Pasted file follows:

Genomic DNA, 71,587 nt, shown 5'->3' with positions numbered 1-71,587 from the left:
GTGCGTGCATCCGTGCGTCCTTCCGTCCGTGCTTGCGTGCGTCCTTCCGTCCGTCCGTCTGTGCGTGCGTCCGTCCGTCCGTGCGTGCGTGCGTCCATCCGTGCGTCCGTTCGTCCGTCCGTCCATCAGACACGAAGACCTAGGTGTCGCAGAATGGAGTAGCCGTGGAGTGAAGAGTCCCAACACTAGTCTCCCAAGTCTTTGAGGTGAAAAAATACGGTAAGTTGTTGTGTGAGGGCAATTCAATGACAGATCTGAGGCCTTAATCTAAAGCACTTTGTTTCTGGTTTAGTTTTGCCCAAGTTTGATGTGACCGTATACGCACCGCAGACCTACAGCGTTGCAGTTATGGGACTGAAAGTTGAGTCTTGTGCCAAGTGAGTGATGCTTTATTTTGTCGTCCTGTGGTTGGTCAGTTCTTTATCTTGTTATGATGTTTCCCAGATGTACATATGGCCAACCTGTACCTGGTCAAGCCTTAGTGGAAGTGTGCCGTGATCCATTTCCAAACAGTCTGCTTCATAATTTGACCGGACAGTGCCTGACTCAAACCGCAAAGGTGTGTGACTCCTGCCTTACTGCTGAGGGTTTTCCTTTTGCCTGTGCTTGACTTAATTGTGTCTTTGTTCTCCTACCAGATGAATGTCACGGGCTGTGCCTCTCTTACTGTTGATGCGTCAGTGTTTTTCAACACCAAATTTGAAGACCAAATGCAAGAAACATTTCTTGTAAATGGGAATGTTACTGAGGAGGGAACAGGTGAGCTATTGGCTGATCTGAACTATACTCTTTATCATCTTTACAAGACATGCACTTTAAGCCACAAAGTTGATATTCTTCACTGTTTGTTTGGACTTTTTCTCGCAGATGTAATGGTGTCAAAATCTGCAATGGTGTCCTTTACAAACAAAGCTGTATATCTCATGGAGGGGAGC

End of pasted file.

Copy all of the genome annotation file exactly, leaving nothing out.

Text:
Genomic DNA, 71,587 nt, shown 5'->3' with positions numbered 1-71,587 from the left:
GTGCGTGCATCCGTGCGTCCTTCCGTCCGTGCTTGCGTGCGTCCTTCCGTCCGTCCGTCTGTGCGTGCGTCCGTCCGTCCGTGCGTGCGTGCGTCCATCCGTGCGTCCGTTCGTCCGTCCGTCCATCAGACACGAAGACCTAGGTGTCGCAGAATGGAGTAGCCGTGGAGTGAAGAGTCCCAACACTAGTCTCCCAAGTCTTTGAGGTGAAAAAATACGGTAAGTTGTTGTGTGAGGGCAATTCAATGACAGATCTGAGGCCTTAATCTAAAGCACTTTGTTTCTGGTTTAGTTTTGCCCAAGTTTGATGTGACCGTATACGCACCGCAGACCTACAGCGTTGCAGTTATGGGACTGAAAGTTGAGTCTTGTGCCAAGTGAGTGATGCTTTATTTTGTCGTCCTGTGGTTGGTCAGTTCTTTATCTTGTTATGATGTTTCCCAGATGTACATATGGCCAACCTGTACCTGGTCAAGCCTTAGTGGAAGTGTGCCGTGATCCATTTCCAAACAGTCTGCTTCATAATTTGACCGGACAGTGCCTGACTCAAACCGCAAAGGTGTGTGACTCCTGCCTTACTGCTGAGGGTTTTCCTTTTGCCTGTGCTTGACTTAATTGTGTCTTTGTTCTCCTACCAGATGAATGTCACGGGCTGTGCCTCTCTTACTGTTGATGCGTCAGTGTTTTTCAACACCAAATTTGAAGACCAAATGCAAGAAACATTTCTTGTAAATGGGAATGTTACTGAGGAGGGAACAGGTGAGCTATTGGCTGATCTGAACTATACTCTTTATCATCTTTACAAGACATGCACTTTAAGCCACAAAGTTGATATTCTTCACTGTTTGTTTGGACTTTTTCTCGCAGATGTAATGGTGTCAAAATCTGCAATGGTGTCCTTTACAAACAAAGCTGTATATCTCATGGAGGGGAGC